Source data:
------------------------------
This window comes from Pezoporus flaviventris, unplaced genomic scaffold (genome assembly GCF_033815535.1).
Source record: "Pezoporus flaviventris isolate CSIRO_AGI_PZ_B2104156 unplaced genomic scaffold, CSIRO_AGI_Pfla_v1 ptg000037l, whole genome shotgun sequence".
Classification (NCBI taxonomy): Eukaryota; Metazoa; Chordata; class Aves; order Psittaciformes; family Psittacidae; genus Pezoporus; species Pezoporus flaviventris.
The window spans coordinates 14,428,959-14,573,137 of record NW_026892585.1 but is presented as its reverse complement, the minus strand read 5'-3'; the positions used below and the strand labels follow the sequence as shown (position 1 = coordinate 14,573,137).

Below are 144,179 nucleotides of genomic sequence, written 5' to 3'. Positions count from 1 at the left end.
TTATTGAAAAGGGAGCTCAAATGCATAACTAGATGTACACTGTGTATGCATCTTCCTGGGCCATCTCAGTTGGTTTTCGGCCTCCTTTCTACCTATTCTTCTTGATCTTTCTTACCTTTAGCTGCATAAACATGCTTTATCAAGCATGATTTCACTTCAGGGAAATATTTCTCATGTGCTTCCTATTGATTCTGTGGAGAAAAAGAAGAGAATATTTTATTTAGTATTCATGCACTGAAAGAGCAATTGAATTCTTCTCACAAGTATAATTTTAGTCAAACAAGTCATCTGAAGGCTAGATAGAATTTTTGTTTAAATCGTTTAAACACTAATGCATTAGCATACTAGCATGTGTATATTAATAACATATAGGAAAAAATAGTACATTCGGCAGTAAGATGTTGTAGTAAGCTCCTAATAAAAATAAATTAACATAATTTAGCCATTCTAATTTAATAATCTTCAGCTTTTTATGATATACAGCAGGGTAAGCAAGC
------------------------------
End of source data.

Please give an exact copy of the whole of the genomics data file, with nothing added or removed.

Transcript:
This window comes from Pezoporus flaviventris, unplaced genomic scaffold (genome assembly GCF_033815535.1).
Source record: "Pezoporus flaviventris isolate CSIRO_AGI_PZ_B2104156 unplaced genomic scaffold, CSIRO_AGI_Pfla_v1 ptg000037l, whole genome shotgun sequence".
Classification (NCBI taxonomy): Eukaryota; Metazoa; Chordata; class Aves; order Psittaciformes; family Psittacidae; genus Pezoporus; species Pezoporus flaviventris.
The window spans coordinates 14,428,959-14,573,137 of record NW_026892585.1 but is presented as its reverse complement, the minus strand read 5'-3'; the positions used below and the strand labels follow the sequence as shown (position 1 = coordinate 14,573,137).

Below are 144,179 nucleotides of genomic sequence, written 5' to 3'. Positions count from 1 at the left end.
TTATTGAAAAGGGAGCTCAAATGCATAACTAGATGTACACTGTGTATGCATCTTCCTGGGCCATCTCAGTTGGTTTTCGGCCTCCTTTCTACCTATTCTTCTTGATCTTTCTTACCTTTAGCTGCATAAACATGCTTTATCAAGCATGATTTCACTTCAGGGAAATATTTCTCATGTGCTTCCTATTGATTCTGTGGAGAAAAAGAAGAGAATATTTTATTTAGTATTCATGCACTGAAAGAGCAATTGAATTCTTCTCACAAGTATAATTTTAGTCAAACAAGTCATCTGAAGGCTAGATAGAATTTTTGTTTAAATCGTTTAAACACTAATGCATTAGCATACTAGCATGTGTATATTAATAACATATAGGAAAAAATAGTACATTCGGCAGTAAGATGTTGTAGTAAGCTCCTAATAAAAATAAATTAACATAATTTAGCCATTCTAATTTAATAATCTTCAGCTTTTTATGATATACAGCAGGGTAAGCAAGC